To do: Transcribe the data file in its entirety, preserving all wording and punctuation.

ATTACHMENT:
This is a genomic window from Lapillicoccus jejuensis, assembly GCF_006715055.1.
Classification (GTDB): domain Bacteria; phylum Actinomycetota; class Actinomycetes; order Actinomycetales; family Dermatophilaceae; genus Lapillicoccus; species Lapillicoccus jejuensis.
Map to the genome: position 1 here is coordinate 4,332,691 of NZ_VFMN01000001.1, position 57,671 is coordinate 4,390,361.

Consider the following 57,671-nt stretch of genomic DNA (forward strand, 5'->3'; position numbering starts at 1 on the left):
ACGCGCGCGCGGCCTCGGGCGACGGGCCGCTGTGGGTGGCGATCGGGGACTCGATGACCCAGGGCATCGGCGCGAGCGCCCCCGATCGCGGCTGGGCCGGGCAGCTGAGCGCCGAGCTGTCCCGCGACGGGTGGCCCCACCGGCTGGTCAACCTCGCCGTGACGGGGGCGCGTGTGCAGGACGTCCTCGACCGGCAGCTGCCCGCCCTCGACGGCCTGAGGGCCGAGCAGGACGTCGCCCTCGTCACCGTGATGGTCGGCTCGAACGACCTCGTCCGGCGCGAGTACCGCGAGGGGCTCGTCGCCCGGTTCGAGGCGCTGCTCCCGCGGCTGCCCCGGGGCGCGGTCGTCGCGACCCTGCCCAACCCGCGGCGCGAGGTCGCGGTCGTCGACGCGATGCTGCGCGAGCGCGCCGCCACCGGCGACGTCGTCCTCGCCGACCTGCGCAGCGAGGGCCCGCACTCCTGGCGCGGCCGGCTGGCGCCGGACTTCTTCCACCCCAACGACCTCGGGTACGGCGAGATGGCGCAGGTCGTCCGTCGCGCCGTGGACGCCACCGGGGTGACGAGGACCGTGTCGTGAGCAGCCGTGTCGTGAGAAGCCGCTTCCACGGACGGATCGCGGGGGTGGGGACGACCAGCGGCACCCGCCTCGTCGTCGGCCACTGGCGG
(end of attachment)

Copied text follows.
This is a genomic window from Lapillicoccus jejuensis, assembly GCF_006715055.1.
Classification (GTDB): domain Bacteria; phylum Actinomycetota; class Actinomycetes; order Actinomycetales; family Dermatophilaceae; genus Lapillicoccus; species Lapillicoccus jejuensis.
Map to the genome: position 1 here is coordinate 4,332,691 of NZ_VFMN01000001.1, position 57,671 is coordinate 4,390,361.

Consider the following 57,671-nt stretch of genomic DNA (forward strand, 5'->3'; position numbering starts at 1 on the left):
ACGCGCGCGCGGCCTCGGGCGACGGGCCGCTGTGGGTGGCGATCGGGGACTCGATGACCCAGGGCATCGGCGCGAGCGCCCCCGATCGCGGCTGGGCCGGGCAGCTGAGCGCCGAGCTGTCCCGCGACGGGTGGCCCCACCGGCTGGTCAACCTCGCCGTGACGGGGGCGCGTGTGCAGGACGTCCTCGACCGGCAGCTGCCCGCCCTCGACGGCCTGAGGGCCGAGCAGGACGTCGCCCTCGTCACCGTGATGGTCGGCTCGAACGACCTCGTCCGGCGCGAGTACCGCGAGGGGCTCGTCGCCCGGTTCGAGGCGCTGCTCCCGCGGCTGCCCCGGGGCGCGGTCGTCGCGACCCTGCCCAACCCGCGGCGCGAGGTCGCGGTCGTCGACGCGATGCTGCGCGAGCGCGCCGCCACCGGCGACGTCGTCCTCGCCGACCTGCGCAGCGAGGGCCCGCACTCCTGGCGCGGCCGGCTGGCGCCGGACTTCTTCCACCCCAACGACCTCGGGTACGGCGAGATGGCGCAGGTCGTCCGTCGCGCCGTGGACGCCACCGGGGTGACGAGGACCGTGTCGTGAGCAGCCGTGTCGTGAGAAGCCGCTTCCACGGACGGATCGCGGGGGTGGGGACGACCAGCGGCACCCGCCTCGTCGTCGGCCACTGGCGG